Summarizing the work of the Hypothesis project and related constellations of work. (From actual scientific hypothesis mapping to annotations of 3D physical objects to metadata and alignment of large clouds of such comments). Talmudic scholars of past and present: unite!
If wherever we encountered new information, sentence by sentence, frame by frame, we could easily know the best thinking on it.
If we had confidence that this represented the combined wisdom of the most informed people—not as anointed by editors, but as weighed over time by our peers, objectively, statistically and transparently.
If this created a powerful incentive for people to ensure that their works met a higher standard, and made it perceptibly harder to spread information that didn’t meet that standard.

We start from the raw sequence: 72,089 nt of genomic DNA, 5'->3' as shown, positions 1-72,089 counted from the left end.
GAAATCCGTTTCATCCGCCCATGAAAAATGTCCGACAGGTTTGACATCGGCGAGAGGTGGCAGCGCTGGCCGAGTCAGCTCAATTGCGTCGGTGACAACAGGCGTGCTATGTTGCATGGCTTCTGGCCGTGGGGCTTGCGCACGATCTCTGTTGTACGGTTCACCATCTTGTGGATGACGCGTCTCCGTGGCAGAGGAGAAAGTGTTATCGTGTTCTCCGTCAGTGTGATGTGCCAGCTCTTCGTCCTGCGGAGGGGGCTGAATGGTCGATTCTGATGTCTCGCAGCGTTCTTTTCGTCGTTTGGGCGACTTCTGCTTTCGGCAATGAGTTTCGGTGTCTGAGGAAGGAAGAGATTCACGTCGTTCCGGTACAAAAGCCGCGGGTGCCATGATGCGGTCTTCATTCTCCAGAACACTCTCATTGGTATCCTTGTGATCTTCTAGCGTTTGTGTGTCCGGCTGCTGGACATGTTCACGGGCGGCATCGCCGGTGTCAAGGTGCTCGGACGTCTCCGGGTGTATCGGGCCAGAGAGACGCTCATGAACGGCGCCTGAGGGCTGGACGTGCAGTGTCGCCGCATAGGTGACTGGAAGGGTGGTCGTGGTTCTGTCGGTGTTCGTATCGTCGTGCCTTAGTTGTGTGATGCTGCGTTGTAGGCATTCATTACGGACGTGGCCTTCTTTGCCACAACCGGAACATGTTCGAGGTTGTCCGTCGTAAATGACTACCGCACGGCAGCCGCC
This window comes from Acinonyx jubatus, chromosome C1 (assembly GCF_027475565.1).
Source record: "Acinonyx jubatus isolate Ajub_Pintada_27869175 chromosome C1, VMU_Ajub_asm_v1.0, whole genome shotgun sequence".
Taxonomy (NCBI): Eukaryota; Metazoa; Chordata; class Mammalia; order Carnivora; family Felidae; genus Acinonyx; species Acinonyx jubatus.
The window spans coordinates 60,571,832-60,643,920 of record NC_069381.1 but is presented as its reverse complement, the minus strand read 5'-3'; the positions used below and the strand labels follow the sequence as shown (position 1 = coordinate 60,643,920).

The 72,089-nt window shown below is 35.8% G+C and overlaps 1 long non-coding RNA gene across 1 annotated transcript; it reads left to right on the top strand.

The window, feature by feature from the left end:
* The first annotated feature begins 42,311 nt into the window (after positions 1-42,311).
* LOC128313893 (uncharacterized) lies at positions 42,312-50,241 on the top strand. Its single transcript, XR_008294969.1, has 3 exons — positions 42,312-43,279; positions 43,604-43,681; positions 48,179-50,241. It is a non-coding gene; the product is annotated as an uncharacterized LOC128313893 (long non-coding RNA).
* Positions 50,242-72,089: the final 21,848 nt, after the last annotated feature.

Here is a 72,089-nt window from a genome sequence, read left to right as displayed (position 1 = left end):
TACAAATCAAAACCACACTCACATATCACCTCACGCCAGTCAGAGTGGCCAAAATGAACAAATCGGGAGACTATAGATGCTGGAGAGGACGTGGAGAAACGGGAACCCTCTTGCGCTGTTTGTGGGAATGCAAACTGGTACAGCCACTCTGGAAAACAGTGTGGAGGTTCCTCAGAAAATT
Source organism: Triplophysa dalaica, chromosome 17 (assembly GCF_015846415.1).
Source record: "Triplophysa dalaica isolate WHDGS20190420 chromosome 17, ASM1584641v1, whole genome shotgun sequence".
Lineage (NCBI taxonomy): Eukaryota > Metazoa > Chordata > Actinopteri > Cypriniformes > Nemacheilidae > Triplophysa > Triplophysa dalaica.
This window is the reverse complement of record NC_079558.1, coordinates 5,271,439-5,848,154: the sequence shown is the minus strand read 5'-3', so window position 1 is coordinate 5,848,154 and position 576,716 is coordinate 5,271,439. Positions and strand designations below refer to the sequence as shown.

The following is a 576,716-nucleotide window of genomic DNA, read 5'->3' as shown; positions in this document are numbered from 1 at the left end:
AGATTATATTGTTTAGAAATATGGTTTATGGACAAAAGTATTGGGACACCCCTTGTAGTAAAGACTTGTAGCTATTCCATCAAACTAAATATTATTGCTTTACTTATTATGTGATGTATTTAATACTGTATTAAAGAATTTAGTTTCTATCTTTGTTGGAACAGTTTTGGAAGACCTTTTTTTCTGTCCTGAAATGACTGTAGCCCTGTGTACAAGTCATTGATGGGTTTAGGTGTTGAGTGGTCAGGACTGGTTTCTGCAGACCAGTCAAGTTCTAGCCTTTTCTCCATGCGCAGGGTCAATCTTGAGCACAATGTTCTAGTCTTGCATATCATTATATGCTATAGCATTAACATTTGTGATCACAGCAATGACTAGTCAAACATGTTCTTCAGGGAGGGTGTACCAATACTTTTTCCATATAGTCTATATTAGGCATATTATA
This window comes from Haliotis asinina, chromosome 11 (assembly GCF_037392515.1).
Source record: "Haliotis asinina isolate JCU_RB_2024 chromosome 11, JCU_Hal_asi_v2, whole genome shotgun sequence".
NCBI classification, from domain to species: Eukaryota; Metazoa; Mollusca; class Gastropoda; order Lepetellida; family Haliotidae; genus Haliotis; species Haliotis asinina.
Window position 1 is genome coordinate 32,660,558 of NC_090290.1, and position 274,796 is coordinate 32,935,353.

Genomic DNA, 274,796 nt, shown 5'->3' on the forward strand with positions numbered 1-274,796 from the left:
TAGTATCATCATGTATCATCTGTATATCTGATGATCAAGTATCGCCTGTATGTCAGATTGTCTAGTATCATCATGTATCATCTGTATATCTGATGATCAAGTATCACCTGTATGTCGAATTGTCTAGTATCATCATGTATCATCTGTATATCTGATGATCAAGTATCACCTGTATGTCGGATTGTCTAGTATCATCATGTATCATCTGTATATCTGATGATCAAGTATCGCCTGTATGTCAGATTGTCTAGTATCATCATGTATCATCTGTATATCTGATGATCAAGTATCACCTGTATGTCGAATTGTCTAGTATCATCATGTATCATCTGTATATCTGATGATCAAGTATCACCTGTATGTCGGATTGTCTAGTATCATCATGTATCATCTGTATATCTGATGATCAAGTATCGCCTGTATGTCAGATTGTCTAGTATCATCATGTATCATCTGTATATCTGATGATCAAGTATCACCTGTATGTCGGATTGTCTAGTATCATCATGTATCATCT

The dreams of humanity are built around sharing stories and wisdom. Dialog around the work and insights of others is fundamental to advancing our collective understanding of the world. From the Talmud, the first collaboratively annotated document, to modern academic scholarship and peer-review, we reason together to further knowledge.
Ever since Vannevar Bush's prescient imaginings, the giants behind the Internet's development have believed that people could collect and connect human thinking and then re-share it. In one the first steps towards online commentary, Marc Andreessen built a global web annotation system into the first Mosaic browser in 1993, but removed it after appreciating the scale on which the service would have to be managed.